Keens Keens Keens



Recently we had a call from a person who moved into a newish house out in the country. It was not connected to mains drainage and had a treatment plant installed when built. During the building the site should have been examined by both the local area building inspector and the NHBC who take over the builders insurance after two years. Also the Environmental Authority who would issue a Certificate of Exemption for the right to discharge the outfall from the treatment plant.

This person’s concern was that the treatment plant was ‘sinking’ into the ground and was afraid that it would damage the surrounding pipe connections. Obviously this would be the case, it would seem that the plant had not been set on or surrounded by concrete and required. After some discussions it was also established that the outfall was being discharge into a concrete ring soakaway which has been illegal since 1983. It should have been directed to a land drain in the absence of a ditch or water course.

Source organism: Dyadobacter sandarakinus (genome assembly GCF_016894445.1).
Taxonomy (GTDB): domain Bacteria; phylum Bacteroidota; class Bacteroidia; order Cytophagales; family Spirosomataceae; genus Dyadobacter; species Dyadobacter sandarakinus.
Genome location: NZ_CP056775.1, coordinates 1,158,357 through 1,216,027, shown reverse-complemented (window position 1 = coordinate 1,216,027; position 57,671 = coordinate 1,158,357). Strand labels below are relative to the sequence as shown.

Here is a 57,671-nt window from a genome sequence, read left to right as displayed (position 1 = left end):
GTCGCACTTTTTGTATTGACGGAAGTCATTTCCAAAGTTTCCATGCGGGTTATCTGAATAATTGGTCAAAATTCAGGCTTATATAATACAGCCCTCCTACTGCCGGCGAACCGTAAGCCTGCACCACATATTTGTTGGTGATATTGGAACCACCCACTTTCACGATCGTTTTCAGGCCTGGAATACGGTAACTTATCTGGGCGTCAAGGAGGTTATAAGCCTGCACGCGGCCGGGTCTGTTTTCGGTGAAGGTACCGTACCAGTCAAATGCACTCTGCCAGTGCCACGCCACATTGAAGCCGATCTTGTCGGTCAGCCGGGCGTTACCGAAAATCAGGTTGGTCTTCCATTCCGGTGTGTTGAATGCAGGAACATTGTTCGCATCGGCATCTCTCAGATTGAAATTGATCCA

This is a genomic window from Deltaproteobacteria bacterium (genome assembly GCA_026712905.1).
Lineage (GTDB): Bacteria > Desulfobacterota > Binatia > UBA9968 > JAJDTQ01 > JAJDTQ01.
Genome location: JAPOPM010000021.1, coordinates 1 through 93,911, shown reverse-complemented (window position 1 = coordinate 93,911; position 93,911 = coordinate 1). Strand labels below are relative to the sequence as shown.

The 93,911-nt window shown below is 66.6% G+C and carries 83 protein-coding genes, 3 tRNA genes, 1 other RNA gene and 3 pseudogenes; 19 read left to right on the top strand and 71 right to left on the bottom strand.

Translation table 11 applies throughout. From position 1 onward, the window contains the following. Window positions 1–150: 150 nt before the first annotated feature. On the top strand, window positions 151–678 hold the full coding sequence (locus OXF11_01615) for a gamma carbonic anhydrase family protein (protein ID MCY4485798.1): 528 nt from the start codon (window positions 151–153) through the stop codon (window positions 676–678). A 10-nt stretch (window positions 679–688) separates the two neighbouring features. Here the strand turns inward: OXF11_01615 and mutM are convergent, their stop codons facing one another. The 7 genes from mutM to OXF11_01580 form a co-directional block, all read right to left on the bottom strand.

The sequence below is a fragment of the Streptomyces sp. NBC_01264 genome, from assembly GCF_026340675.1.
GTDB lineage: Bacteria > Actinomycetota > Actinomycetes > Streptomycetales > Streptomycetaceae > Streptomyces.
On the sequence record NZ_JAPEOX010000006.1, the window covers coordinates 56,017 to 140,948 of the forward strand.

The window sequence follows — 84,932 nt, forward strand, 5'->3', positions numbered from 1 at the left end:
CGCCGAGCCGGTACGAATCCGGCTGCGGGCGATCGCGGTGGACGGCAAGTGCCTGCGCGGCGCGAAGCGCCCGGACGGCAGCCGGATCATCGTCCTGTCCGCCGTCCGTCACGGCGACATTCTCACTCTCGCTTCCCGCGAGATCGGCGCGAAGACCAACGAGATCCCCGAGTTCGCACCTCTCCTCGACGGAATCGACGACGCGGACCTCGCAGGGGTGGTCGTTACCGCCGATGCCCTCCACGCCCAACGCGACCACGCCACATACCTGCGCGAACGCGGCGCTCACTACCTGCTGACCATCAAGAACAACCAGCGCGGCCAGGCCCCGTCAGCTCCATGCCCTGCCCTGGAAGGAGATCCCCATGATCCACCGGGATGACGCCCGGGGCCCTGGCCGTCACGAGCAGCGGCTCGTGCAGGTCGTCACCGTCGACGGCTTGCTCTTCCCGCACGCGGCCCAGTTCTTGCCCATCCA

It would appear that we cannot rely on the knowledge of our inspectorate, which in many ways is understandable as there are so many new rules and regulation appearing daily. They can’t be expected to be aware of them in all areas of expertise that they have to cover.

This property will have to be referred to all the persons concerned and could take several months to resolve. In the mean time just think of the disruption and the cost, both mentally and physically, to the home buyer who thought that they had purchased a recently built property and therefore would have no problems.

A structural survey that most of us have done before purchasing a new home does not normally include a full CCTV inspection of the drain lines. The surveyor will just lift the covers and check visually for any signs of defects.

When purchasing a home do have a survey of the drain lines and ancillary services,  it could save you money and heart ache.